Once the powder has got to work clearing out the intestinal tract most people report less gas and belly bloat after a few weeks of using it.
Low dose triphala, like these digestive cleanser capsules, is also recommended as a natural treatment for gastritis, acid reflux and ulcers, though consult your doctor first if being treated for these conditions
One issue to be aware of with detoxifying formulas like triphala churna is the potential for a healing crisis.
When too many toxins are being expelled from the body than it is used to handling it can be a bit overwhelming for your system.
Some potential symptoms and side effects of a healing crisis can include headaches, nausea, stomach gas and diarrhea and a generally tired and rundown feeling.
Dealing with Triphala Detox
If you experience anything like this when you start using triphala then realize that there is a good chance it is as a result of your body detoxifying and eliminating trapped wastes.
With any of these types of symptoms, stop taking it for a day or two and then, if you’d like to continue using it, start again at a smaller dose, half is usually a good recommendation.
So for instance, if you took a heaped teaspoon of triphala powder for the first time and experienced side effects like headaches and tiredness, then try and drink a lot of water and healthy foods throughout that day.
Don’t take any the next day. Then after two days, if you’d like to try it again, start with a smaller dose.
In this case, two grams or half a level teaspoon, or even just one gram or a quarter of a teaspoon of the powder could be a good start to check for triphala side effects.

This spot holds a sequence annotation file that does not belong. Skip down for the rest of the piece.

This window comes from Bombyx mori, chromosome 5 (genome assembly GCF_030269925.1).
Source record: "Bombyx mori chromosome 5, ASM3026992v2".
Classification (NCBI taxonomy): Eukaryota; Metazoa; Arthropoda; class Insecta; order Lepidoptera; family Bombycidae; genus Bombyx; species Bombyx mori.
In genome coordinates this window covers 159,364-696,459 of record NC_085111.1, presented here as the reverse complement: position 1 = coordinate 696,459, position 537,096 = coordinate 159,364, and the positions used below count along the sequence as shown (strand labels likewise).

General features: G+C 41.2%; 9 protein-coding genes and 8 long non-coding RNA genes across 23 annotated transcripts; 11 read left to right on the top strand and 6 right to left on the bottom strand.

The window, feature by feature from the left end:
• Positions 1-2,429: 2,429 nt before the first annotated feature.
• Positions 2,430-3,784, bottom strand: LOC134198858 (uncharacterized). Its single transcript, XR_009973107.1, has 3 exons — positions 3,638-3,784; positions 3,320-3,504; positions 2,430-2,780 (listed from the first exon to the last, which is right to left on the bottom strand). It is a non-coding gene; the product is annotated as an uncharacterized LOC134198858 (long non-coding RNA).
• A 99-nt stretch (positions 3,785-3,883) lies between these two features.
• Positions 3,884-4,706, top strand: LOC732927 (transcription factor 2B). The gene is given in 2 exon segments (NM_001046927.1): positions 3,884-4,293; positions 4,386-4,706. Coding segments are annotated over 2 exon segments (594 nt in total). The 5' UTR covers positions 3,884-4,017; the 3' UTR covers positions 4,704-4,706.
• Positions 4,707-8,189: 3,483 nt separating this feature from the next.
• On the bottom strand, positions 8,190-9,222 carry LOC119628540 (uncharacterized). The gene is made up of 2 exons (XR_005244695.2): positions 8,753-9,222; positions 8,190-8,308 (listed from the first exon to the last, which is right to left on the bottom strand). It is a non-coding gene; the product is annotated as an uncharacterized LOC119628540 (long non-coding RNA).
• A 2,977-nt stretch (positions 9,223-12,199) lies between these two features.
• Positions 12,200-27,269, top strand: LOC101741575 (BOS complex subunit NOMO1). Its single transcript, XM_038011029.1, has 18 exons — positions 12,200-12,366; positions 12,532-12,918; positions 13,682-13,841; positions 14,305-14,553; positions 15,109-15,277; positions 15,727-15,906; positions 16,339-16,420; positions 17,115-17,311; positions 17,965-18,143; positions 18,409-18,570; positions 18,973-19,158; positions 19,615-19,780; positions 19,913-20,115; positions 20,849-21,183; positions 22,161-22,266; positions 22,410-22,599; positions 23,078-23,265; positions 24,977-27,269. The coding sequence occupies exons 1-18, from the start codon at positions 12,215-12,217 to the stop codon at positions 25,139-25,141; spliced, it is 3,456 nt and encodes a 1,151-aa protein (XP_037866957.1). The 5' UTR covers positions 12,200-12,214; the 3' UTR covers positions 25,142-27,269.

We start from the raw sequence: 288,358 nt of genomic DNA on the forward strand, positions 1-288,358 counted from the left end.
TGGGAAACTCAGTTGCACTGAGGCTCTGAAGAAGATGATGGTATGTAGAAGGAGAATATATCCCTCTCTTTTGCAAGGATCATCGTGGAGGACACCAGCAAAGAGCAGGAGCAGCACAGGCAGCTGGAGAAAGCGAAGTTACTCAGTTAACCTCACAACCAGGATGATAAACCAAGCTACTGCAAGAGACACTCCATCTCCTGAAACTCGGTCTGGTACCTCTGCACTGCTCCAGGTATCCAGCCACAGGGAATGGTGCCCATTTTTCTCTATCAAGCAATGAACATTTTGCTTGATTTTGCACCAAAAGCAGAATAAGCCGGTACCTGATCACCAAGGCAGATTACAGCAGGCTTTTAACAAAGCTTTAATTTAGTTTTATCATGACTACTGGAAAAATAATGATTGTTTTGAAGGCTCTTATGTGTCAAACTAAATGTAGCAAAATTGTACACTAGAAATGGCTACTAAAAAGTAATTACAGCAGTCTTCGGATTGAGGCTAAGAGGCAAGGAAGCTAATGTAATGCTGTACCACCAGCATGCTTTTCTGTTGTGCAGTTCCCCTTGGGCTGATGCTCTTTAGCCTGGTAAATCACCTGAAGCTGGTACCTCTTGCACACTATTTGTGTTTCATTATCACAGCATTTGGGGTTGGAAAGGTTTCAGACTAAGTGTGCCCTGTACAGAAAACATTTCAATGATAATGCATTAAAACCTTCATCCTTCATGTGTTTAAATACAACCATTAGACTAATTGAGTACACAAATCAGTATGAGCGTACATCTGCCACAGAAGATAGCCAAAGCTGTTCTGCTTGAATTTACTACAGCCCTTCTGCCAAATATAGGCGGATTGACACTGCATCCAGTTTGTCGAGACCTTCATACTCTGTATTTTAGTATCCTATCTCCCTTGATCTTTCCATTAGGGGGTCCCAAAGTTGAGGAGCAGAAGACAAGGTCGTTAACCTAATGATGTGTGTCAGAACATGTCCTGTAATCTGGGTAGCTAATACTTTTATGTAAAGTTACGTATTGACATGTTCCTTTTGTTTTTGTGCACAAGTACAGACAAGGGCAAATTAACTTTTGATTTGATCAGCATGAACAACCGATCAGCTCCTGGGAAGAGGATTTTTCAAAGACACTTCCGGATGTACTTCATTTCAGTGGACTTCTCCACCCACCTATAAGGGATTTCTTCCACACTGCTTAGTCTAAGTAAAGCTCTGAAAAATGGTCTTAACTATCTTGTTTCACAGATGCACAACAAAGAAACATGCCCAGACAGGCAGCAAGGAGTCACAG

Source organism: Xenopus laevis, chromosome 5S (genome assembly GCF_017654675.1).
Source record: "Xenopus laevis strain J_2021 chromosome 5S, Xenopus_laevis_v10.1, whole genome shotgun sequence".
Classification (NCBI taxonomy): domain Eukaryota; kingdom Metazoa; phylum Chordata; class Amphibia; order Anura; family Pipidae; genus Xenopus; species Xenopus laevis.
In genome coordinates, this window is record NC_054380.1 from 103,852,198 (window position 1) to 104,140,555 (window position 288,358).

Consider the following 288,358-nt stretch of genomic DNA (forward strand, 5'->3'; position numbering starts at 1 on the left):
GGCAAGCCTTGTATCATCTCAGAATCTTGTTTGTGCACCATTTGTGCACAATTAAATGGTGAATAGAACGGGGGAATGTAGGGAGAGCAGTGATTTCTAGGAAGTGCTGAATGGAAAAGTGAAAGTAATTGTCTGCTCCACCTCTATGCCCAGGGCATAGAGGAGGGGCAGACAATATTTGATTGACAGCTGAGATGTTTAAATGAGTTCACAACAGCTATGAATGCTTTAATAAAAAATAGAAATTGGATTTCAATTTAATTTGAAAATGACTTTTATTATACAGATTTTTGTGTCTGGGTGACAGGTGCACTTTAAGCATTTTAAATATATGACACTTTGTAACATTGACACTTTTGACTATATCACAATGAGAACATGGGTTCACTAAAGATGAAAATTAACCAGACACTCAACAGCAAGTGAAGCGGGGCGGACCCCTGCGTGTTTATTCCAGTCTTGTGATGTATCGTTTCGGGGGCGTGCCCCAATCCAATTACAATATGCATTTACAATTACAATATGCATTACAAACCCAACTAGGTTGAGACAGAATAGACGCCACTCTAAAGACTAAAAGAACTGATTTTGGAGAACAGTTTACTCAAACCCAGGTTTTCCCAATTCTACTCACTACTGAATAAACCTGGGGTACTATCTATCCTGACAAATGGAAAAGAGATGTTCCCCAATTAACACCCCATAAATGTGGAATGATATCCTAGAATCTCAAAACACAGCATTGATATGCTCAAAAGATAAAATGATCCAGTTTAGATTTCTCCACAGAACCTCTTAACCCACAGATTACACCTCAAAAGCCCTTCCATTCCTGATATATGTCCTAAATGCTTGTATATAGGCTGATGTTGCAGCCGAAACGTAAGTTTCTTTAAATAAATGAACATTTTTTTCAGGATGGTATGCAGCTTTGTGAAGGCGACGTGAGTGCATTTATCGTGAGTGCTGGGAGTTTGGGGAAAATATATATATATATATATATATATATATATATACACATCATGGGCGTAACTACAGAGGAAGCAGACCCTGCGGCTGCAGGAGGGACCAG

If you still experience the same negative reaction with the same intensity it would be best stop taking it and consult an Ayurvedic practitioner.
In most cases though, once you find your correct dosage, you’ll feel a lot better after a week or two of using it.
Possible Allergic Reactions
While very rare, it is possible to have an allergic reaction to triphala churna. Symptoms could include:
- Swelling in the mouth or throat.
- Shortness of breath or difficulty breathing.
- A sudden onset of skin redness and itchiness.
- Diarrhea shortly after taking it and ongoing for several hours afterwards.
Should you experience any of these triphala allergy symptoms, immediately stop using it and consult a doctor if they continue or worsen.
Using Triphala with Medications
There are no commonly reported drug interactions with triphala in the medical literature, but it is always best to take medications well away from any cleansing formulas in general.
So if you are taking important drugs in the morning then take the powder or triphala capsules in the evening or vice versa.
Some research has suggested avoiding taking it if you are on blood thinning medications like warfarin due to a possible interaction between gallic acid (a beneficial antioxidant) and the cytochrome P450 inhibitory effect used by these drugs.
Check with your practitioner before using this herbal preparation if you have any concerns or are taking pharmaceuticals like blood thinning medications for a serious condition.
For the vast majority of people, triphala powder, like this organic bestseller I take, is a safe and effective detoxifier that can greatly improve your digestion, elimination and health in general.
Convenient organic capsules are also available if you’re worried about the strong taste of triphala
Photo 1 credit with thanks: notsogoodphotography